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Skin lesions in returning travellers.
Int Marit Health. 2015; 66(3):173-80.IM

Abstract

Skin lesions, apart from diarrhoeas, fever of unknown origin, and respiratory tract infections belong to the most frequent medical problems in travellers returned from tropical and subtropical destinations, accounting more than 10% of reported cases. Most dermatoses have their clinical onset during travel, although some of them can occur after return. Travel-related dermatological problems can have a wide spectrum of clinical picture, from macular, popular or nodular rash, linear and migratory lesions, to plaques, vesicles, bullae, erosions or ulcers. Skin conditions in returning travellers may be of infectious and non-infectious aetiologies. Infectious lesions may be originally tropical (e.g. dengue, chikungunya, schistosomiasis, leishmaniasis, myiasis, tungiasis, loiasis), although the majority are cosmopolitan (arthropod bites, sunburns, allergic rashes). The evaluation of skin lesions depends on many factors, including immune status of patients, use of medicines, exposure on health hazards (fauna, flora, risky behaviours), as well as the time, duration and location of travel. As the number of travellers to tropical and subtropical destinations has been continuously rising, the number of skin illnesses has also been increasing. This means that specialists in travel medicine need to extend their knowledge of epidemiology, clinical features and diagnosis of travel-related health problems including skin lesions in returning travellers.

Authors+Show Affiliations

Department of Epidemiology and Tropical Medicine, Military Institute of Medicine, Warsaw, Poland. kktropmed@wp.pl.No affiliation info availableNo affiliation info available

Pub Type(s)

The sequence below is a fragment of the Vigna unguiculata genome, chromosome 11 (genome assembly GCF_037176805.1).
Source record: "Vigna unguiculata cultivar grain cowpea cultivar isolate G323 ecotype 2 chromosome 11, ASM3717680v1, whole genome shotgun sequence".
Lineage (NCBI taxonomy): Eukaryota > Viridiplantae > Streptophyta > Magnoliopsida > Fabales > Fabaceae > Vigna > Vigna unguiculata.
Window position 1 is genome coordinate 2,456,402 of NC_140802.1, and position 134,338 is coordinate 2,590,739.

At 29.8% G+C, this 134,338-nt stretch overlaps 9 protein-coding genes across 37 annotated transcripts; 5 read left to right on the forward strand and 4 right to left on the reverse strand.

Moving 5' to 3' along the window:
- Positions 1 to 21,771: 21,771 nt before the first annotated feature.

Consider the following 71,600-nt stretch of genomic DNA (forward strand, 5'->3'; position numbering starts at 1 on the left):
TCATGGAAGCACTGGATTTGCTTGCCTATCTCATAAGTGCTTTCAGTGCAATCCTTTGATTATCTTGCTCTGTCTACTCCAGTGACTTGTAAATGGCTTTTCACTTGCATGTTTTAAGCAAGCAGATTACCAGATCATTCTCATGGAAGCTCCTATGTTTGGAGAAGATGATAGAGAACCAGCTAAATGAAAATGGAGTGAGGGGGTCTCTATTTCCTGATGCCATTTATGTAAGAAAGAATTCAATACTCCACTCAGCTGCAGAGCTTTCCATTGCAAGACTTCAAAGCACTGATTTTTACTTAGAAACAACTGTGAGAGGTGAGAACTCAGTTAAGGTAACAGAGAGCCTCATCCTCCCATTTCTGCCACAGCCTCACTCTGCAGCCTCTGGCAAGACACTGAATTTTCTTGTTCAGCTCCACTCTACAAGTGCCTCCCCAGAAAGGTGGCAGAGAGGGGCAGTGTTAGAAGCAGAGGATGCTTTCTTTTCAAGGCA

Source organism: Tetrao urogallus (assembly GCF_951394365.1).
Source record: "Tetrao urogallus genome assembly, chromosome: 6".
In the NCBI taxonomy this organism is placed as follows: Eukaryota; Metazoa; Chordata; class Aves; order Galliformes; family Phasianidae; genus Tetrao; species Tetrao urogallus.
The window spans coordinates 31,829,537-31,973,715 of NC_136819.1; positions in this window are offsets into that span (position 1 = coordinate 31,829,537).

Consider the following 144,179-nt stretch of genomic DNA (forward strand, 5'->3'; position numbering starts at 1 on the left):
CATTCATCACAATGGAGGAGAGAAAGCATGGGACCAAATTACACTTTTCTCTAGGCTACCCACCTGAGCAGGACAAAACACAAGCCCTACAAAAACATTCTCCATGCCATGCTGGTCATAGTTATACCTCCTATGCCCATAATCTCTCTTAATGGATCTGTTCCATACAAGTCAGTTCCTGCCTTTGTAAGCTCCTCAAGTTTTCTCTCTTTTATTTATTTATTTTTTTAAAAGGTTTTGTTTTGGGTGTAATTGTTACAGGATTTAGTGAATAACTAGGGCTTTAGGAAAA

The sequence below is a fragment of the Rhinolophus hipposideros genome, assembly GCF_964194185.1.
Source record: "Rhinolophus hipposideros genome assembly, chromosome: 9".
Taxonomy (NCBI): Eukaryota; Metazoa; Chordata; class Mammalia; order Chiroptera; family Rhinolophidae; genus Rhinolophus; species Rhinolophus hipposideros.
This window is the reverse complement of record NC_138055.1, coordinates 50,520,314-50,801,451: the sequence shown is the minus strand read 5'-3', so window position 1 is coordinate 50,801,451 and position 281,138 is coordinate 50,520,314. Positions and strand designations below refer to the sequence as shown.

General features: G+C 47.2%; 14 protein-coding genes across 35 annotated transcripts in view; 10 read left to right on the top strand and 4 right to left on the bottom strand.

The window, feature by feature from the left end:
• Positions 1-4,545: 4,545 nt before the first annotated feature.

Journal Article
Review

Language

eng

PubMed ID

26394319

Citation

Korzeniewski, Krzysztof, et al. "Skin Lesions in Returning Travellers." International Maritime Health, vol. 66, no. 3, 2015, pp. 173-80.
Korzeniewski K, Juszczak D, Jerzemowski J. Skin lesions in returning travellers. Int Marit Health. 2015;66(3):173-80.
Korzeniewski, K., Juszczak, D., & Jerzemowski, J. (2015). Skin lesions in returning travellers. International Maritime Health, 66(3), 173-80. https://doi.org/10.5603/IMH.2015.0034
Korzeniewski K, Juszczak D, Jerzemowski J. Skin Lesions in Returning Travellers. Int Marit Health. 2015;66(3):173-80. PubMed PMID: 26394319.
* Article titles in AMA citation format should be in sentence-case
TY - JOUR T1 - Skin lesions in returning travellers. AU - Korzeniewski,Krzysztof, AU - Juszczak,Dariusz, AU - Jerzemowski,Janusz, PY - 2015/09/22/received PY - 2015/09/22/accepted PY - 2015/9/23/entrez PY - 2015/9/24/pubmed PY - 2016/6/25/medline KW - returning travellers KW - skin lesions KW - tropics SP - 173 EP - 80 JF - International maritime health JO - Int Marit Health VL - 66 IS - 3 N2 - Skin lesions, apart from diarrhoeas, fever of unknown origin, and respiratory tract infections belong to the most frequent medical problems in travellers returned from tropical and subtropical destinations, accounting more than 10% of reported cases. Most dermatoses have their clinical onset during travel, although some of them can occur after return. Travel-related dermatological problems can have a wide spectrum of clinical picture, from macular, popular or nodular rash, linear and migratory lesions, to plaques, vesicles, bullae, erosions or ulcers. Skin conditions in returning travellers may be of infectious and non-infectious aetiologies. Infectious lesions may be originally tropical (e.g. dengue, chikungunya, schistosomiasis, leishmaniasis, myiasis, tungiasis, loiasis), although the majority are cosmopolitan (arthropod bites, sunburns, allergic rashes). The evaluation of skin lesions depends on many factors, including immune status of patients, use of medicines, exposure on health hazards (fauna, flora, risky behaviours), as well as the time, duration and location of travel. As the number of travellers to tropical and subtropical destinations has been continuously rising, the number of skin illnesses has also been increasing. This means that specialists in travel medicine need to extend their knowledge of epidemiology, clinical features and diagnosis of travel-related health problems including skin lesions in returning travellers. SN - 2081-3252 UR - https://www.unboundmedicine.com/medline/citation/26394319/Skin_lesions_in_returning_travellers_ DB - PRIME DP - Unbound Medicine ER -